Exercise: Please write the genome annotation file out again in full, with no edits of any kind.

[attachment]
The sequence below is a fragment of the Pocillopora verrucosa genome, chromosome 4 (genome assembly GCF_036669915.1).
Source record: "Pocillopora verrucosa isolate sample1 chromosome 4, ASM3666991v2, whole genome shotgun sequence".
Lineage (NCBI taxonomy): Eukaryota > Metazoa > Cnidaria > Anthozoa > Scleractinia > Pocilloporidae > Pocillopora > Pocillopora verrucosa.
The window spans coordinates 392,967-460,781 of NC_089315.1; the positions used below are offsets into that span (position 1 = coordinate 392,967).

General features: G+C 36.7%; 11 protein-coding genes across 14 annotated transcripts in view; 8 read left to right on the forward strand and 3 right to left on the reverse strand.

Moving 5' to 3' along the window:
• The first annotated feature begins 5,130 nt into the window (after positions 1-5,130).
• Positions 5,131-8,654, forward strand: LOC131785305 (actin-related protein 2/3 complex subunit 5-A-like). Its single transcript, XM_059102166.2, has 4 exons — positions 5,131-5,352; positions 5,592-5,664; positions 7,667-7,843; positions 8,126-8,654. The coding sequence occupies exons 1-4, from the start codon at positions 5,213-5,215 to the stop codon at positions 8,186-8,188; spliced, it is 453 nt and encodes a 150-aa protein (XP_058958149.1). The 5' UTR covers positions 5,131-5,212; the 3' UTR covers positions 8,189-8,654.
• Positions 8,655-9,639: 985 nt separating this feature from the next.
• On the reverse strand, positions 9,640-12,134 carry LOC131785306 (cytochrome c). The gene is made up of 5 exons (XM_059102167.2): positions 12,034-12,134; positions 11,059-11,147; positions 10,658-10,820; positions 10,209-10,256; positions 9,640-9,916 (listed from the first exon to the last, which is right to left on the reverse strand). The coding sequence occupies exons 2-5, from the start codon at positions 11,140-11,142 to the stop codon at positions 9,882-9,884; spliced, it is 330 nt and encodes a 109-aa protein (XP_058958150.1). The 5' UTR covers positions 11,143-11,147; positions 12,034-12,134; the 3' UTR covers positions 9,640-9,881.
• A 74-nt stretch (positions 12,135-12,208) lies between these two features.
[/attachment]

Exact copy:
The sequence below is a fragment of the Pocillopora verrucosa genome, chromosome 4 (genome assembly GCF_036669915.1).
Source record: "Pocillopora verrucosa isolate sample1 chromosome 4, ASM3666991v2, whole genome shotgun sequence".
Lineage (NCBI taxonomy): Eukaryota > Metazoa > Cnidaria > Anthozoa > Scleractinia > Pocilloporidae > Pocillopora > Pocillopora verrucosa.
The window spans coordinates 392,967-460,781 of NC_089315.1; the positions used below are offsets into that span (position 1 = coordinate 392,967).

General features: G+C 36.7%; 11 protein-coding genes across 14 annotated transcripts in view; 8 read left to right on the forward strand and 3 right to left on the reverse strand.

Moving 5' to 3' along the window:
• The first annotated feature begins 5,130 nt into the window (after positions 1-5,130).
• Positions 5,131-8,654, forward strand: LOC131785305 (actin-related protein 2/3 complex subunit 5-A-like). Its single transcript, XM_059102166.2, has 4 exons — positions 5,131-5,352; positions 5,592-5,664; positions 7,667-7,843; positions 8,126-8,654. The coding sequence occupies exons 1-4, from the start codon at positions 5,213-5,215 to the stop codon at positions 8,186-8,188; spliced, it is 453 nt and encodes a 150-aa protein (XP_058958149.1). The 5' UTR covers positions 5,131-5,212; the 3' UTR covers positions 8,189-8,654.
• Positions 8,655-9,639: 985 nt separating this feature from the next.
• On the reverse strand, positions 9,640-12,134 carry LOC131785306 (cytochrome c). The gene is made up of 5 exons (XM_059102167.2): positions 12,034-12,134; positions 11,059-11,147; positions 10,658-10,820; positions 10,209-10,256; positions 9,640-9,916 (listed from the first exon to the last, which is right to left on the reverse strand). The coding sequence occupies exons 2-5, from the start codon at positions 11,140-11,142 to the stop codon at positions 9,882-9,884; spliced, it is 330 nt and encodes a 109-aa protein (XP_058958150.1). The 5' UTR covers positions 11,143-11,147; positions 12,034-12,134; the 3' UTR covers positions 9,640-9,881.
• A 74-nt stretch (positions 12,135-12,208) lies between these two features.